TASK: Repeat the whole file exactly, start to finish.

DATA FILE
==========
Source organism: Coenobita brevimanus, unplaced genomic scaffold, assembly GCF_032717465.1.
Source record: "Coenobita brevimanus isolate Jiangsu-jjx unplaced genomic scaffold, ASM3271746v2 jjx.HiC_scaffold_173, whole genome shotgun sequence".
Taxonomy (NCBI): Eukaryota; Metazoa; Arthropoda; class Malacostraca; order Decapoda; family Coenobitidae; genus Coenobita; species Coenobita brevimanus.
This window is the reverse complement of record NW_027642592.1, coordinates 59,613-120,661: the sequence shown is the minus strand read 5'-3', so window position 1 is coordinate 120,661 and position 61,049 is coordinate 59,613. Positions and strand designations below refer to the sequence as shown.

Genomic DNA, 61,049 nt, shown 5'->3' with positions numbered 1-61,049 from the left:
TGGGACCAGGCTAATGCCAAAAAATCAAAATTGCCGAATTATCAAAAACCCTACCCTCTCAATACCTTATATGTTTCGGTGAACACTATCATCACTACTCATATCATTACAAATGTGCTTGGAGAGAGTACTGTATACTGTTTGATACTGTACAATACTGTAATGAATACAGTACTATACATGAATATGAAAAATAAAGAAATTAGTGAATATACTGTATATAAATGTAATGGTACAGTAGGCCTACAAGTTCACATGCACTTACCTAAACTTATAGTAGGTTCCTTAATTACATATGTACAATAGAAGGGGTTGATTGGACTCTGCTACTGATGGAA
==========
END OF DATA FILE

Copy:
Source organism: Coenobita brevimanus, unplaced genomic scaffold, assembly GCF_032717465.1.
Source record: "Coenobita brevimanus isolate Jiangsu-jjx unplaced genomic scaffold, ASM3271746v2 jjx.HiC_scaffold_173, whole genome shotgun sequence".
Taxonomy (NCBI): Eukaryota; Metazoa; Arthropoda; class Malacostraca; order Decapoda; family Coenobitidae; genus Coenobita; species Coenobita brevimanus.
This window is the reverse complement of record NW_027642592.1, coordinates 59,613-120,661: the sequence shown is the minus strand read 5'-3', so window position 1 is coordinate 120,661 and position 61,049 is coordinate 59,613. Positions and strand designations below refer to the sequence as shown.

Genomic DNA, 61,049 nt, shown 5'->3' with positions numbered 1-61,049 from the left:
TGGGACCAGGCTAATGCCAAAAAATCAAAATTGCCGAATTATCAAAAACCCTACCCTCTCAATACCTTATATGTTTCGGTGAACACTATCATCACTACTCATATCATTACAAATGTGCTTGGAGAGAGTACTGTATACTGTTTGATACTGTACAATACTGTAATGAATACAGTACTATACATGAATATGAAAAATAAAGAAATTAGTGAATATACTGTATATAAATGTAATGGTACAGTAGGCCTACAAGTTCACATGCACTTACCTAAACTTATAGTAGGTTCCTTAATTACATATGTACAATAGAAGGGGTTGATTGGACTCTGCTACTGATGGAA